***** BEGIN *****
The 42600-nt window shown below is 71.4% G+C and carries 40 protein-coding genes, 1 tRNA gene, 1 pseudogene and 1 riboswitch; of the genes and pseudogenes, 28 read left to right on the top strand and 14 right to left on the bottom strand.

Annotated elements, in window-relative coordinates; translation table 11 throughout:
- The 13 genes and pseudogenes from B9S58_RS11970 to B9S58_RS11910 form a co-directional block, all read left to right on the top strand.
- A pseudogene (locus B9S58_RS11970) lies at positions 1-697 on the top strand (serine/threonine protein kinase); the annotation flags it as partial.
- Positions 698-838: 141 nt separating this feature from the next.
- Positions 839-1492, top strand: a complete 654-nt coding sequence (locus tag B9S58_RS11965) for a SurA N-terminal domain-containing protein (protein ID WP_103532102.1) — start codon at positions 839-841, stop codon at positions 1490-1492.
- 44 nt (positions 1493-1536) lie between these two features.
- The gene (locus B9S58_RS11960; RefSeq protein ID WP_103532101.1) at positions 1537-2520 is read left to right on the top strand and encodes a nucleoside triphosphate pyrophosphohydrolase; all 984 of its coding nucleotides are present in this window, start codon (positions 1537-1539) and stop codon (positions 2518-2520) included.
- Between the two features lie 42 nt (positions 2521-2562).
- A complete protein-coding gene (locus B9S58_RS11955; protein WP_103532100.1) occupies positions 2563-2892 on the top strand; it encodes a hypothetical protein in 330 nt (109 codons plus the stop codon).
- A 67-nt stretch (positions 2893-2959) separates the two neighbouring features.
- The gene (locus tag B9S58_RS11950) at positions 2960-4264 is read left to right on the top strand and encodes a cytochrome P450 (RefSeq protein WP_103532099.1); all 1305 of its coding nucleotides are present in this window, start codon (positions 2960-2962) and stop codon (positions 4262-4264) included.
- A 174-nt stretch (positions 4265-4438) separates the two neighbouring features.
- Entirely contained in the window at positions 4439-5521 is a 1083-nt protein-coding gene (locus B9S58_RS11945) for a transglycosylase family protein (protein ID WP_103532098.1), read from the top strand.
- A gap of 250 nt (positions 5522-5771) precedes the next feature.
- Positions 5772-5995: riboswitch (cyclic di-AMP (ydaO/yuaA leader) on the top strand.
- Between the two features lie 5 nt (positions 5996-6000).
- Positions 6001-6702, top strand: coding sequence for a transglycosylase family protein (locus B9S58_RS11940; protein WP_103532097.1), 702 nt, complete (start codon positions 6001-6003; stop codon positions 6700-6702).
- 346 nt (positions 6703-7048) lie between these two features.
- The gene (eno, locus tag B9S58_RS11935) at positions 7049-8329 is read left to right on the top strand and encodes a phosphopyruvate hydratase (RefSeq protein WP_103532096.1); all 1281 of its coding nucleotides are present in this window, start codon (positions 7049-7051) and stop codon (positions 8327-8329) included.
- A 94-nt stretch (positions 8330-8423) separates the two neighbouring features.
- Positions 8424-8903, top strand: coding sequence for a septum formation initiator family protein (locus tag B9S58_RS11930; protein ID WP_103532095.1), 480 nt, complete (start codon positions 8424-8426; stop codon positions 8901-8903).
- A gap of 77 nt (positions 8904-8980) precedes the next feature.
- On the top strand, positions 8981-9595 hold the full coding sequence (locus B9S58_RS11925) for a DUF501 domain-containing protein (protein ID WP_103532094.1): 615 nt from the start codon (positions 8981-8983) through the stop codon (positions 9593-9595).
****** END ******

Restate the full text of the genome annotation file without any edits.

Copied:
The 42600-nt window shown below is 71.4% G+C and carries 40 protein-coding genes, 1 tRNA gene, 1 pseudogene and 1 riboswitch; of the genes and pseudogenes, 28 read left to right on the top strand and 14 right to left on the bottom strand.

Annotated elements, in window-relative coordinates; translation table 11 throughout:
- The 13 genes and pseudogenes from B9S58_RS11970 to B9S58_RS11910 form a co-directional block, all read left to right on the top strand.
- A pseudogene (locus B9S58_RS11970) lies at positions 1-697 on the top strand (serine/threonine protein kinase); the annotation flags it as partial.
- Positions 698-838: 141 nt separating this feature from the next.
- Positions 839-1492, top strand: a complete 654-nt coding sequence (locus tag B9S58_RS11965) for a SurA N-terminal domain-containing protein (protein ID WP_103532102.1) — start codon at positions 839-841, stop codon at positions 1490-1492.
- 44 nt (positions 1493-1536) lie between these two features.
- The gene (locus B9S58_RS11960; RefSeq protein ID WP_103532101.1) at positions 1537-2520 is read left to right on the top strand and encodes a nucleoside triphosphate pyrophosphohydrolase; all 984 of its coding nucleotides are present in this window, start codon (positions 1537-1539) and stop codon (positions 2518-2520) included.
- Between the two features lie 42 nt (positions 2521-2562).
- A complete protein-coding gene (locus B9S58_RS11955; protein WP_103532100.1) occupies positions 2563-2892 on the top strand; it encodes a hypothetical protein in 330 nt (109 codons plus the stop codon).
- A 67-nt stretch (positions 2893-2959) separates the two neighbouring features.
- The gene (locus tag B9S58_RS11950) at positions 2960-4264 is read left to right on the top strand and encodes a cytochrome P450 (RefSeq protein WP_103532099.1); all 1305 of its coding nucleotides are present in this window, start codon (positions 2960-2962) and stop codon (positions 4262-4264) included.
- A 174-nt stretch (positions 4265-4438) separates the two neighbouring features.
- Entirely contained in the window at positions 4439-5521 is a 1083-nt protein-coding gene (locus B9S58_RS11945) for a transglycosylase family protein (protein ID WP_103532098.1), read from the top strand.
- A gap of 250 nt (positions 5522-5771) precedes the next feature.
- Positions 5772-5995: riboswitch (cyclic di-AMP (ydaO/yuaA leader) on the top strand.
- Between the two features lie 5 nt (positions 5996-6000).
- Positions 6001-6702, top strand: coding sequence for a transglycosylase family protein (locus B9S58_RS11940; protein WP_103532097.1), 702 nt, complete (start codon positions 6001-6003; stop codon positions 6700-6702).
- 346 nt (positions 6703-7048) lie between these two features.
- The gene (eno, locus tag B9S58_RS11935) at positions 7049-8329 is read left to right on the top strand and encodes a phosphopyruvate hydratase (RefSeq protein WP_103532096.1); all 1281 of its coding nucleotides are present in this window, start codon (positions 7049-7051) and stop codon (positions 8327-8329) included.
- A 94-nt stretch (positions 8330-8423) separates the two neighbouring features.
- Positions 8424-8903, top strand: coding sequence for a septum formation initiator family protein (locus tag B9S58_RS11930; protein ID WP_103532095.1), 480 nt, complete (start codon positions 8424-8426; stop codon positions 8901-8903).
- A gap of 77 nt (positions 8904-8980) precedes the next feature.
- On the top strand, positions 8981-9595 hold the full coding sequence (locus B9S58_RS11925) for a DUF501 domain-containing protein (protein ID WP_103532094.1): 615 nt from the start codon (positions 8981-8983) through the stop codon (positions 9593-9595).